Spruce Pine - Pinus glabra
Native to the southern United States, this evergreen is unique in both appearance and ease of cultivation. The branches are loosely spaced and the needles are long and soft. Spruce pines can withstand both flood and drought, and unlike most pines do well in shade. They are also unusual in that they thrive in open spaces and among other species of trees, such as hardwoods, rather than in a stand of other pines. If grown in open areas or among smaller trees and plants, spruce pines will retain their lower branches, providing light shade.
Spruce pines are large trees, reaching heights of 60-80 feet. They grow approximately three feet per year. These trees are a worthwhile investment, as their majestic appearance will enrich your property for decades to come. As spruce pines do not need to be planted in groups, they make great statement pieces. A spruce pine would look striking placed at the end of the driveway, or used as the centerpiece for a garden.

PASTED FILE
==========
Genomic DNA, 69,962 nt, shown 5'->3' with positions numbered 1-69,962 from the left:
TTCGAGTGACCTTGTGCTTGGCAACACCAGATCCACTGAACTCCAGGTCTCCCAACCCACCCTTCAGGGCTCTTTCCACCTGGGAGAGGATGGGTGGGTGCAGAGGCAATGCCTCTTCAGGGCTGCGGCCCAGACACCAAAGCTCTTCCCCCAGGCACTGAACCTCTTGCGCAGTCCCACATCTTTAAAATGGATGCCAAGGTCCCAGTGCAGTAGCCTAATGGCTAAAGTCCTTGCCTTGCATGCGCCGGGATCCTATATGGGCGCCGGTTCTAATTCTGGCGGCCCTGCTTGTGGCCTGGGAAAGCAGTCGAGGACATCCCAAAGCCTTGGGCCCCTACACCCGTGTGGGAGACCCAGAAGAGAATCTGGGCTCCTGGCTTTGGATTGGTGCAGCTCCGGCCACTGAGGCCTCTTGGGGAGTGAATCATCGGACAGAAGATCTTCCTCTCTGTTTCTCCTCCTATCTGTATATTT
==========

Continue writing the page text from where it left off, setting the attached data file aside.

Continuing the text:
Spruce pine seedlings should be started in partial shade. Care is fairly simple. Provide a layer of mulch around the base of the tree to nourish the soil and deter weed growth, and water the tree during dry weather. Spruce pines tolerate both dry and waterlogged soils, and prefer soils with a low pH. They grow best in warm, humid climates.
The lush emerald foliage of spruce pines has undeniable visual appeal. These lofty, graceful trees are an elegant addition to any property. Squirrels will scamper through the branches searching for pine cones, and birds will take advantage of the many places to perch. Guests will enjoy the dappled shade and sunlight passing through the branches overhead. Spruce pines will keep your yard busy and vibrant all year long.